“Vee get too soon oldt, und too late schmardt.”
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“Vee get too soon oldt, und too late schmardt.”
These words, which I saw on a wall plaque in a mountain cabin years ago, have never stopped resonating with me. The older I get, the truer they seem. I find myself wishing I could go back in time to counsel my 30-year-old self.
“Don’t agonize over that,” I’d tell me. “It’s not that important.” Though in some ways I’m smarter now than I was back then, there are many self-improvement projects I’m still working on. Something I call “the insidious sliding scale of worry” is one of them.
Yes, it’s as ominous as it sounds.
Here’s how it works. We all have positive and negative things in our lives; that’s a given. Usually, one of the negative things will stand out from the others and, as a result, become something you wind up focusing a good deal of attention on. You think, “This is the thing that’s keeping me from being as happy as I could be. If only I didn’t have this in my life, everything would be so much better.”
Let’s say it’s your job. The office environment where you work is stressful and the job itself unfulfilling. You wish you could quit. Then again, finding a better job in this climate would be challenging, so you’re not sure quitting outright is the best way to go. Still, you don’t have the time to look for a new job while keeping up with your current job as well as other commitments. And so on.
All this worrying creates and sustains a lot of negative energy in your life.
Now, there are undoubtedly other downsides to your life, in addition to your job, but you don’t worry about those because the job thing is always front and center. So items number 2 and 3 on your worry scale, whatever they are, manage to coast along without too much attention from you. Compared to your number-one concern — that #$!% job — they just don’t matter that much.
But let’s say the job situation suddenly improves. You’re unexpectedly promoted to a new position that you like much better. Or maybe you’re fired, but then luck into a more fulfilling job in another field.
Hooray! Your number-one worry, the single thing that’s kept you from feeling 100-percent happy, is now resolved! So now you can be happy, right?
Well, sort of. You’ll be happy for a short while, but here’s where the sliding part of the scale comes into play. Before long, now that the number-one worry-thing is off the scale, your attention slides down to the number-two thing, so that it becomes the new focus of your discontent. True, while you were upset over your job, you didn’t mind so much that your front-yard fence was leaning a little. Now, however, it really bugs you. If only you had the time/energy/extra funds to replace it, life would be swell.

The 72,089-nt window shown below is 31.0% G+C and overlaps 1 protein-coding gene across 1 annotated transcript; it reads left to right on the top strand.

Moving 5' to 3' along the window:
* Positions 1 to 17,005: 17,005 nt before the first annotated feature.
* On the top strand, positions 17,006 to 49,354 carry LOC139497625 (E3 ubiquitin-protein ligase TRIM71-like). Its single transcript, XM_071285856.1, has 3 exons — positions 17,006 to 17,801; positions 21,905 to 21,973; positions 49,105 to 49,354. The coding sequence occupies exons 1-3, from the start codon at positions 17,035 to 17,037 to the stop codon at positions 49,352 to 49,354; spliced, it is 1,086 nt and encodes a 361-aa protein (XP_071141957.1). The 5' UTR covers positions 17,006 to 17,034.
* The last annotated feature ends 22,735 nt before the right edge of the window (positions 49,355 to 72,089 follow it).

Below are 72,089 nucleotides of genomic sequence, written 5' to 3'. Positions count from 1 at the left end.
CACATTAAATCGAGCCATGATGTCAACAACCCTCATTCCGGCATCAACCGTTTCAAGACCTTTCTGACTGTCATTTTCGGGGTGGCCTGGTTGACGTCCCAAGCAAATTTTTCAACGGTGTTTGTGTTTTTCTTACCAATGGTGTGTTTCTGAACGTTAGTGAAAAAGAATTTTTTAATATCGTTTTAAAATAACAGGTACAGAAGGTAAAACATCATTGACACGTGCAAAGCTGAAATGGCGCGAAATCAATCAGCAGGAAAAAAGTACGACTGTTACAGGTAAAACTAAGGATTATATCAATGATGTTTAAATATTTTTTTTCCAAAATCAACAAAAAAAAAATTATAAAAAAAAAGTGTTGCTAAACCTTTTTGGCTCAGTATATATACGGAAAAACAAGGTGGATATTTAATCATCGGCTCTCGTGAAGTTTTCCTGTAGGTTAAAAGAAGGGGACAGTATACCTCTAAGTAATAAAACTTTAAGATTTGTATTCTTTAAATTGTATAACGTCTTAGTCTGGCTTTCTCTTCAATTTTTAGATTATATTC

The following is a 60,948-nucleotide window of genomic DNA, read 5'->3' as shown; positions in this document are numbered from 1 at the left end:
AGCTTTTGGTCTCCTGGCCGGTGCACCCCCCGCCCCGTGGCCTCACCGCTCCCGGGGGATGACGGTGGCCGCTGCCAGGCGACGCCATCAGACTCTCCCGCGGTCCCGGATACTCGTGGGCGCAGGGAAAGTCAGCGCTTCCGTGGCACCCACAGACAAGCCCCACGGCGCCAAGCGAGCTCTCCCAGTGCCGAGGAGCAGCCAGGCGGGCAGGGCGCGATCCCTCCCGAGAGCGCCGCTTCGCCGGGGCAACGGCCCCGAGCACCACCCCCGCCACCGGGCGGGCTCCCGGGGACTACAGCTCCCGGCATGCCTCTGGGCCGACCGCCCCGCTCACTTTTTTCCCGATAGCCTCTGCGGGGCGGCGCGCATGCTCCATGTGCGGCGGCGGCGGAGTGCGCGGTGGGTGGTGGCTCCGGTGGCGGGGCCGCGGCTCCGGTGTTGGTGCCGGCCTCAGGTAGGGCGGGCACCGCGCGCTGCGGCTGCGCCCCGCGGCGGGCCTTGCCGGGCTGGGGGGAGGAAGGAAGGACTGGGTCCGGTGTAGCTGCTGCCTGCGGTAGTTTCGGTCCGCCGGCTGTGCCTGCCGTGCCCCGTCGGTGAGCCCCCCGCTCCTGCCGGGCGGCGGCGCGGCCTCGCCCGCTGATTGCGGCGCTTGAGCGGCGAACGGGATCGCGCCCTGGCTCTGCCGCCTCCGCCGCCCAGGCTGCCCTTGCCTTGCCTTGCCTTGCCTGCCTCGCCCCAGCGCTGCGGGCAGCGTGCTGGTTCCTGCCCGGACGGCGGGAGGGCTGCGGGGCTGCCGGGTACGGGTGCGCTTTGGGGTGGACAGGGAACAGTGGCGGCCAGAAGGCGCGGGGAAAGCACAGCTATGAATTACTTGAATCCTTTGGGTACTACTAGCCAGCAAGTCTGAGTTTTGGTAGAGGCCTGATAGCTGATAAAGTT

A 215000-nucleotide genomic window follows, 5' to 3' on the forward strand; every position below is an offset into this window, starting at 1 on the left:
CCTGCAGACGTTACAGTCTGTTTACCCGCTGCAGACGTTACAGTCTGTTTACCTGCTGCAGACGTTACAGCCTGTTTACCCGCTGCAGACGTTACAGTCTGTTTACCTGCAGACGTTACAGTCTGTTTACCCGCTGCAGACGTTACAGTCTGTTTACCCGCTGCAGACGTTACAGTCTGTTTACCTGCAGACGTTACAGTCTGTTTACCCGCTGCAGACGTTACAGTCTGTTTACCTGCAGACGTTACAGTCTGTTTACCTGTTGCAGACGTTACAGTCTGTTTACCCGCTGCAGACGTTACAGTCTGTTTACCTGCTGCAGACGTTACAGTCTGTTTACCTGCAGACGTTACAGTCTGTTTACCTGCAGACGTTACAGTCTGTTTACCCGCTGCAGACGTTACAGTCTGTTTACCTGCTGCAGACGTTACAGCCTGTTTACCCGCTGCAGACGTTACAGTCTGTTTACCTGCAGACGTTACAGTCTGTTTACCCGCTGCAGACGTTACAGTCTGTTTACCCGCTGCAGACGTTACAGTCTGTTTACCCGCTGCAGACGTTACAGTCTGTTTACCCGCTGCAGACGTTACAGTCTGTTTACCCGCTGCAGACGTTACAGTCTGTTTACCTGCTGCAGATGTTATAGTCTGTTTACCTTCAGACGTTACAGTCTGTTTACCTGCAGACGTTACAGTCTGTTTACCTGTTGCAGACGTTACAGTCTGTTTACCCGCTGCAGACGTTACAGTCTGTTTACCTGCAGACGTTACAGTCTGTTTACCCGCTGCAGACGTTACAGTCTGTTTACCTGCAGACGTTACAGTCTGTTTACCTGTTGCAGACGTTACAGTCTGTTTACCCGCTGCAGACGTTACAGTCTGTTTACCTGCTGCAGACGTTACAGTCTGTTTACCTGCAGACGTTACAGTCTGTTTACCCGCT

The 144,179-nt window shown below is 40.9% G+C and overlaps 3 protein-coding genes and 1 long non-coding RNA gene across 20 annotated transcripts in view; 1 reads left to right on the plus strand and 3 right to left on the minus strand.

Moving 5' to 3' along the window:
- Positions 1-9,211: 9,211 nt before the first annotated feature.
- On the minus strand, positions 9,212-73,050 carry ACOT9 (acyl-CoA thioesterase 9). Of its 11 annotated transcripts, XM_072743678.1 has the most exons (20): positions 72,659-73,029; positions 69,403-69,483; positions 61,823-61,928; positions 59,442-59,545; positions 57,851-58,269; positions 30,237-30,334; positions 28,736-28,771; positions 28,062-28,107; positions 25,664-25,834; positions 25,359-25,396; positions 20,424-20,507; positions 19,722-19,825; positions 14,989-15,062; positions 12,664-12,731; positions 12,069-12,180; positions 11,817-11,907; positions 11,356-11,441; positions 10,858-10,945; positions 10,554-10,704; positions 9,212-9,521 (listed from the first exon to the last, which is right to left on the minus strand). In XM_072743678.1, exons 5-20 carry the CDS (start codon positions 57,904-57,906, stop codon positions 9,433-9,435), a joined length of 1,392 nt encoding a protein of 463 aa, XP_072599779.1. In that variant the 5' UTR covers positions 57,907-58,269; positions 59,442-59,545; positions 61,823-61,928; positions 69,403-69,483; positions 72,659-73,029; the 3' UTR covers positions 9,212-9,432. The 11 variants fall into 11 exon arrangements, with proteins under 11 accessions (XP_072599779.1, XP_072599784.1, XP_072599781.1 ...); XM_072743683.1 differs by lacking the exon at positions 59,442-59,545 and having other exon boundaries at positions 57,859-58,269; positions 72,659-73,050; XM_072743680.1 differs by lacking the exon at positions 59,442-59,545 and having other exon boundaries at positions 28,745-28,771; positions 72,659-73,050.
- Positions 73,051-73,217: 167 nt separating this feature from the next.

And so it goes. When the sliding scale of worry is in effect, you’re never without a number-one concern to weigh you down.
Now that I’m getting older and (theoretically) smarter, I’m trying to wrest the power away from this insidious scale and turn it to my advantage. In other words, I want to turn a worry-generating tool into a worry-management tool. The trick is to avoid automatically sliding down to the next thing on the scale. Instead, ask yourself, “If it didn’t bother me that much before, why should I let it bother me now — simply because another area of my life just got better?”
This doesn’t mean, of course, that you live in denial about that rickety fence. It just means you don’t agonize over it. Plan to fix it and then do so, or plan to leave it and then don’t worry about it.
But let the thought of it grind on you over time? No.
It comes down to “framing.” Framing is how we think about the events and circumstances of our lives. Much of what happens to us is beyond our control. But we can, with effort, control how we think about things.
Aging is a perfect example. I’ve found that the way to feel less gloomy about getting old is to frame it differently.
The temptation, especially on any of those big birthdays, is think of our age in relation to the past. When we turn, say, 40, we gaze back longingly at our 20s and 30s. “Never see those again,” we think. We compare how we look now to how we looked then. Rarely an uplifting activity.
By contrast, if we look ahead instead of back, we can feel thrilled to be “just” 40. If we perform a little mental time travel, then look back on our 40-year-old self from our 50- or 60-year-old self, we’ll see just how good 40 can look.
This approach works at any age. I, for example, am now looking back at the current me from my 70-year-old self and thinking I look pretty darn spry.
Meanwhile, the sliding scale thing is still a work in progress. If I’d started on it sooner, I’d probably be further along. But you know how it is … we get too soon old, and too late smart.
Jennifer Forsberg Meyer is a biweekly columnist with the Mountain Democrat. Share your thoughts with her at [email protected]